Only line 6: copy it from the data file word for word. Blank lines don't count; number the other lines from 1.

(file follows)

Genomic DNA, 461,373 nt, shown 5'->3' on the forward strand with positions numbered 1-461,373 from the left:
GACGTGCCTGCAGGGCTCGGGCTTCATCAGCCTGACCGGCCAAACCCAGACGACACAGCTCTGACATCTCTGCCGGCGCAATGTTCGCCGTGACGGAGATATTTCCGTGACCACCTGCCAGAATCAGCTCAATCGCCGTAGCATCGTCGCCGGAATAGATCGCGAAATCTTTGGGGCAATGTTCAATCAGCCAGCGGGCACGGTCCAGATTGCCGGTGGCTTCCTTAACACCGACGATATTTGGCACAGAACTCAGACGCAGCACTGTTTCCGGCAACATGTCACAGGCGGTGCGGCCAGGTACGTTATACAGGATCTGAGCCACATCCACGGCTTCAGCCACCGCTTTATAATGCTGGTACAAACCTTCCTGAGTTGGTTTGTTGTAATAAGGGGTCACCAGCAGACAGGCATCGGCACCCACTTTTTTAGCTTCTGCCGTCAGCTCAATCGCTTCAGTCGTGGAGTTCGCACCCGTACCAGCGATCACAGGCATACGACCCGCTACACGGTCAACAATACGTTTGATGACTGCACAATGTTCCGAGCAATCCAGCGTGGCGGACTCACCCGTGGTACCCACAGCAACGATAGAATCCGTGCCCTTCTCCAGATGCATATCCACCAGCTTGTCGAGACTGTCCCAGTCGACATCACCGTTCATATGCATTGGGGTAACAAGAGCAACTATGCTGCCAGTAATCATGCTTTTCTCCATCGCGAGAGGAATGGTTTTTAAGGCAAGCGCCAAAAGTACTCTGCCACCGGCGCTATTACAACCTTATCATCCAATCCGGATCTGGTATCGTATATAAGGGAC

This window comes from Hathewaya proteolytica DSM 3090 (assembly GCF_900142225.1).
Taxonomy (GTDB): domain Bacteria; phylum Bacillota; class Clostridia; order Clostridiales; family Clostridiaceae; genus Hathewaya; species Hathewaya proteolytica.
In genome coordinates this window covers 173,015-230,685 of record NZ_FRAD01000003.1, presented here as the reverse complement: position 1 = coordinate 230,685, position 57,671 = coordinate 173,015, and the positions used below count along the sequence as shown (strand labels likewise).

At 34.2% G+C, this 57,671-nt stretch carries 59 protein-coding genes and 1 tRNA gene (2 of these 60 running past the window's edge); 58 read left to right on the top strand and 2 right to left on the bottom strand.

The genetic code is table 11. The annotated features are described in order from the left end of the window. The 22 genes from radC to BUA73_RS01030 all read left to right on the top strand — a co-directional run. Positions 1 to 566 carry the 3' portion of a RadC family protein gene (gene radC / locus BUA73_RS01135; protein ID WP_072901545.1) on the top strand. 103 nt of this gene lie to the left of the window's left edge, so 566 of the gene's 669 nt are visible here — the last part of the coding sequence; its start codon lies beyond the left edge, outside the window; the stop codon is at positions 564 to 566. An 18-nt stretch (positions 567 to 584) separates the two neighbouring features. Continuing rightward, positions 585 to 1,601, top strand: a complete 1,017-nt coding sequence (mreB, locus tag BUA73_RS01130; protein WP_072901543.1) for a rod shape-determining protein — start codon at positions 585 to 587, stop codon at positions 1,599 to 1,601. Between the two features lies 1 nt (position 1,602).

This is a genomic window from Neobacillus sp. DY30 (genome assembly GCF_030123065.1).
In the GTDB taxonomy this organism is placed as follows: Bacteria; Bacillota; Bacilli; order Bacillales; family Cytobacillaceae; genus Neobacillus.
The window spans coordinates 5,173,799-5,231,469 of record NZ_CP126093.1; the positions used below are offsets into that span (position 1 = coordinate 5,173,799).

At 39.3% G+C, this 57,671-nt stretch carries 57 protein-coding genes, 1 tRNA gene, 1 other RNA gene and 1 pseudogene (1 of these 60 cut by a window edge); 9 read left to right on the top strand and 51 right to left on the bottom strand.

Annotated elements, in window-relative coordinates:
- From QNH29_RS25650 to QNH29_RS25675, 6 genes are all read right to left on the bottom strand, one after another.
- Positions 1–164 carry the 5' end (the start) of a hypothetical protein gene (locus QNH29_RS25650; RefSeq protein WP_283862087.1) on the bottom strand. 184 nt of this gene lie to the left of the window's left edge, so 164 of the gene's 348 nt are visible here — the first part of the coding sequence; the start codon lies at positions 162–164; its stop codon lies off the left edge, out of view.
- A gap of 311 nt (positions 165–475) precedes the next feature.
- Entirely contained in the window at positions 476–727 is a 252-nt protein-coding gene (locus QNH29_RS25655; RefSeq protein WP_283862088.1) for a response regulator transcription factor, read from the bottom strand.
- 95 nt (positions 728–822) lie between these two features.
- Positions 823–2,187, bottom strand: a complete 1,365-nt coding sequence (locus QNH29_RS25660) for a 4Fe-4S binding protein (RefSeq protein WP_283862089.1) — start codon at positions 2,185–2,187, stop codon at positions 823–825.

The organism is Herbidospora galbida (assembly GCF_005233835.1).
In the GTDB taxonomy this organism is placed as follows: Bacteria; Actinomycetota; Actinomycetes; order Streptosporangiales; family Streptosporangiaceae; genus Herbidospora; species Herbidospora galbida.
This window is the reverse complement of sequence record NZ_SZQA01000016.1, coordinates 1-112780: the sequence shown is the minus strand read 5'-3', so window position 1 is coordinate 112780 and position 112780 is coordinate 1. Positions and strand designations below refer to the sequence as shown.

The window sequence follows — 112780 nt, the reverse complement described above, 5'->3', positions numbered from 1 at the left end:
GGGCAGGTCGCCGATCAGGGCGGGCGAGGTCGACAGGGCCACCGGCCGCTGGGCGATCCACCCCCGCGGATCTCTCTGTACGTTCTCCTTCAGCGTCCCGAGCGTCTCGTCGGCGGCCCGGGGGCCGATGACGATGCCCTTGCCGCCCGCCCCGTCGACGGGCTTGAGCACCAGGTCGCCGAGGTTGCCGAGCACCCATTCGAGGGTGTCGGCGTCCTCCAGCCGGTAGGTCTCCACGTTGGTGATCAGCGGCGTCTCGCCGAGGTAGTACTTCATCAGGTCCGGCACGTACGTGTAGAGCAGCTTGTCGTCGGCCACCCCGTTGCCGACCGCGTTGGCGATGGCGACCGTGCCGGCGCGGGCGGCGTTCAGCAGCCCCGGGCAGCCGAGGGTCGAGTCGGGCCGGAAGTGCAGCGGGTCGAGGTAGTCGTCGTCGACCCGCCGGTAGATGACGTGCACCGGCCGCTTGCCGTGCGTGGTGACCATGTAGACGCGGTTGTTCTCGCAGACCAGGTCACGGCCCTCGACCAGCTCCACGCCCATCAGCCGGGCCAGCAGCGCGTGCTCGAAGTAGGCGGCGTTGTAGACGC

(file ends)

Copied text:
At 34.2% G+C, this 57,671-nt stretch carries 59 protein-coding genes and 1 tRNA gene (2 of these 60 running past the window's edge); 58 read left to right on the top strand and 2 right to left on the bottom strand.